The Department of Tourism (DOT) lauds the Provincial Government of Bohol’s efforts in staging this year’s Ubi Festival amid the “new normal.”
The month-long fest, which kicked off on Jan. 25 and will run until Feb. 24, celebrates the province’s love for ubi (also called ube) or purple yam. Bohol is the largest producer of ubi in the country.
The root crop was revered as a “savior crop” as its discovery led to the alleviation of hunger in the province during pre-Hispanic times. It has become a staple food for Boholanos because of its taste, long shelf-life, and versatility.
This year’s theme, “Pagpananum ug Ubi Napuslan, Kagutom Na Dala Sa Covid-19 Nabatukan,” aims to celebrate the root crop that has become an agro-historical-geographical-religious symbol for the province, and highlight the impact and contributions of ubi farmers.
As part of the festival, a showcase of ubi products like ube jams and ube-based bibingka, ice cream, and bread are displayed at the Old City Airport in Tagbilaran City. The venue strictly implements health and safety protocols. Other cultural activities, exhibits, and seminars are also held to honor the root crop this month.
Do-it-yourself travels are currently not allowed in Bohol. Before planning a visit, travelers must have a negative RT-PCR test taken 72 hours before their arrival, pre-booked accommodations at a DOT/LGU-accredited establishment, travel itinerary, and registration in the Province of Bohol website (tourism.bohol.gov.ph) for the issuance of personal QR codes that will serve as electronic IDs.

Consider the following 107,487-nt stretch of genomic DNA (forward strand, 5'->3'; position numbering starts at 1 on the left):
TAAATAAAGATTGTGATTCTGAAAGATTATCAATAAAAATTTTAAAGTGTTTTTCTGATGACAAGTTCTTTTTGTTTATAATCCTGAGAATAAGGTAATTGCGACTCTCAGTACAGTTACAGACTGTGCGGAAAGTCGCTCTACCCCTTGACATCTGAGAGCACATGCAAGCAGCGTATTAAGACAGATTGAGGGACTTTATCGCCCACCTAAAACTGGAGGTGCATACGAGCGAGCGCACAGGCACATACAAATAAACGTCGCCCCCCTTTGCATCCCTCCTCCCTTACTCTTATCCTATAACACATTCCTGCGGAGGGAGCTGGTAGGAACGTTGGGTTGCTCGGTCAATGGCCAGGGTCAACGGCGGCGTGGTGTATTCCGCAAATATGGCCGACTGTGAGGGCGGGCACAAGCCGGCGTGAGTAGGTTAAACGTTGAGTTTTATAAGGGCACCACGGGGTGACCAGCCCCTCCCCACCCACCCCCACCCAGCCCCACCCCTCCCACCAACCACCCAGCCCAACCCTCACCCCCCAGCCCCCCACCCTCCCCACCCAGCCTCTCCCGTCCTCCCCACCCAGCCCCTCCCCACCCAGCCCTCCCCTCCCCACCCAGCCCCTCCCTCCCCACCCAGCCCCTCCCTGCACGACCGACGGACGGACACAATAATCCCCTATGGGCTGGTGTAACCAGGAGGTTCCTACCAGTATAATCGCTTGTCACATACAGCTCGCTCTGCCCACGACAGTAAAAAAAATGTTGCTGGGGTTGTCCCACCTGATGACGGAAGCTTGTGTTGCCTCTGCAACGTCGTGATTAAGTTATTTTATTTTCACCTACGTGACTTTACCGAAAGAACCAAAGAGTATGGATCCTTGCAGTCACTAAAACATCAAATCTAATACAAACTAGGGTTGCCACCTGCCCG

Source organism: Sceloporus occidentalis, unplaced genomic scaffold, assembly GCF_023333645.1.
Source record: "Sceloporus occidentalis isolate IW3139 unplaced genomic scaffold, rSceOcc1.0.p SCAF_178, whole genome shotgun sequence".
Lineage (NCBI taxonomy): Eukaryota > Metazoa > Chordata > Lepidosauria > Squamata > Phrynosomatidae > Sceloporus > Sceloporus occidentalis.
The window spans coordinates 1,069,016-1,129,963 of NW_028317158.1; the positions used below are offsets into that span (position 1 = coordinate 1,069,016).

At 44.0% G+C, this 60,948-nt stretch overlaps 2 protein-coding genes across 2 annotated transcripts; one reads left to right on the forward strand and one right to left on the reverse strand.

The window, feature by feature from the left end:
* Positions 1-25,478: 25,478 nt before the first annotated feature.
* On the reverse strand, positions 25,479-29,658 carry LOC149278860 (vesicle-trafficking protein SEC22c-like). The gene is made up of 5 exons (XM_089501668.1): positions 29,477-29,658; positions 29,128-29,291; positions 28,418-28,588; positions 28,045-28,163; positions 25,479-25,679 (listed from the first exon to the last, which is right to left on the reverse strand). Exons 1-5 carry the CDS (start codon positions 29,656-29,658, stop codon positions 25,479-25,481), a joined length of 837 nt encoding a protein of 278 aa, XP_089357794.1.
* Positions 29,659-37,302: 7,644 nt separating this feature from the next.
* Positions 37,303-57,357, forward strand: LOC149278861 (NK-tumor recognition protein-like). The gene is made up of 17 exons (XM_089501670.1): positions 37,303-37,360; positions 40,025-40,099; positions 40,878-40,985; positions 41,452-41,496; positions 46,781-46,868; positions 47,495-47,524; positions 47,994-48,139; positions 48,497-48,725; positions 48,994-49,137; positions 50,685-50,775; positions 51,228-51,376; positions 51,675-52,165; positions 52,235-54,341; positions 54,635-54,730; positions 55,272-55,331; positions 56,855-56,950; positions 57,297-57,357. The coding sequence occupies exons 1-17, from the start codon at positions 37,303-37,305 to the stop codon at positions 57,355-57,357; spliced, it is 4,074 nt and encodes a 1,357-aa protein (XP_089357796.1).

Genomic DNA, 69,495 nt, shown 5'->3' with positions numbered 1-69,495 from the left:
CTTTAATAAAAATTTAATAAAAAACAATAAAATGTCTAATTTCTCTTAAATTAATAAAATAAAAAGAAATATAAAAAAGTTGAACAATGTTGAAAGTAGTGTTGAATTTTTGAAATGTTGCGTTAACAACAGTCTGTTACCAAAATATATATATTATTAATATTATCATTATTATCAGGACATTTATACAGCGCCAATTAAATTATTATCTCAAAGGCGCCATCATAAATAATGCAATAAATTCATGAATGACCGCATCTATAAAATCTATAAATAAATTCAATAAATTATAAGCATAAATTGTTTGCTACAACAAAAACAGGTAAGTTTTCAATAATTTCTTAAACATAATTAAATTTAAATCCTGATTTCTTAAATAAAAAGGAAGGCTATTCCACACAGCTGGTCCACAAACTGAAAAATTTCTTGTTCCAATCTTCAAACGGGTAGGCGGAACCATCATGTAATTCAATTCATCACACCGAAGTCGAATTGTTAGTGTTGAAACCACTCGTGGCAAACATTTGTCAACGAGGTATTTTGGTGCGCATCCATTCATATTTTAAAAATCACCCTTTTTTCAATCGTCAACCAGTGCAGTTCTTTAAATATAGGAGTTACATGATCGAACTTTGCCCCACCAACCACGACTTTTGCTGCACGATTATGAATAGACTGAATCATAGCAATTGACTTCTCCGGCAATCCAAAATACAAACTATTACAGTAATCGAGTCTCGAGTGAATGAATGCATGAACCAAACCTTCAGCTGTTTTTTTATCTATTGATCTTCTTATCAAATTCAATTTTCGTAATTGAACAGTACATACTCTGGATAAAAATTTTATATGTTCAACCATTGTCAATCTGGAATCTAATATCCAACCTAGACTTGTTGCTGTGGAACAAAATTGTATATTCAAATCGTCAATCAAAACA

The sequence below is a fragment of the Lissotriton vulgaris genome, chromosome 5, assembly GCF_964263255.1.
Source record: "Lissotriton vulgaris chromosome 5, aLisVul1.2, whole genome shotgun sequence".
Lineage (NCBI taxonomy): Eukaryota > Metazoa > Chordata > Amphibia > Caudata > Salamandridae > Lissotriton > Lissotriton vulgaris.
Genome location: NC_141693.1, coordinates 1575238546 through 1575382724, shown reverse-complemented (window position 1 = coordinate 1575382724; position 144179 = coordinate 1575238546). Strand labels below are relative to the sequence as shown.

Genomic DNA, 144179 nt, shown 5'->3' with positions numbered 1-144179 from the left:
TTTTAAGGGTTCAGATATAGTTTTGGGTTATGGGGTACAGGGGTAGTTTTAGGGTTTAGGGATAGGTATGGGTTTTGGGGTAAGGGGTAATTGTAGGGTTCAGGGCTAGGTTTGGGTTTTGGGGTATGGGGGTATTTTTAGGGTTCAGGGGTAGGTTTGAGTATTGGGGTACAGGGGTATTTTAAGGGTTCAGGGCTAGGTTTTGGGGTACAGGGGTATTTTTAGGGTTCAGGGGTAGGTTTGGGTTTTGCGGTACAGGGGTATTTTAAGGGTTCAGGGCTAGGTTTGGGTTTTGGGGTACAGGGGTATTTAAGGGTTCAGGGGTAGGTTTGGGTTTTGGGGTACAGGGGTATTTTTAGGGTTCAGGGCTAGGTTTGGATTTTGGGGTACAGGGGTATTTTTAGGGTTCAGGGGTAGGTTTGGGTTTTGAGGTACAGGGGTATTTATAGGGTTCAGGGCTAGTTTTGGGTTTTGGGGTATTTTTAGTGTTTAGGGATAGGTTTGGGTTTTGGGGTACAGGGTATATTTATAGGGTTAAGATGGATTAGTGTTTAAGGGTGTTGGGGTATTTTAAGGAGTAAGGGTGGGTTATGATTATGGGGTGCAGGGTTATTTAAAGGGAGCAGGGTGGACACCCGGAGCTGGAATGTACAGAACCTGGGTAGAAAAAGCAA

Tourists coming from Metro Manila are encouraged to apply for the subsidized RT-PCR test at the UP-Philippine General or Philippine Children’s Medical Center priced at P900 and P750, respectively. To avail of the 50 percent discount from either of the two medical institutions, go to www.tpb.gov.ph/rtpcrphtravel. As of Feb 2, Bohol allows the use of saliva RT-PCR tests in place of nasal and throat swabs.
COMMENT DISCLAIMER: Reader comments posted on this Web site are not in any way endorsed by Manila Standard. Comments are views by manilastandard.net readers who exercise their right to free expression and they do not necessarily represent or reflect the position or viewpoint of manilastandard.net. While reserving this publication’s right to delete comments that are deemed offensive, indecent or inconsistent with Manila Standard editorial standards, Manila Standard may not be held liable for any false information posted by readers in this comments section.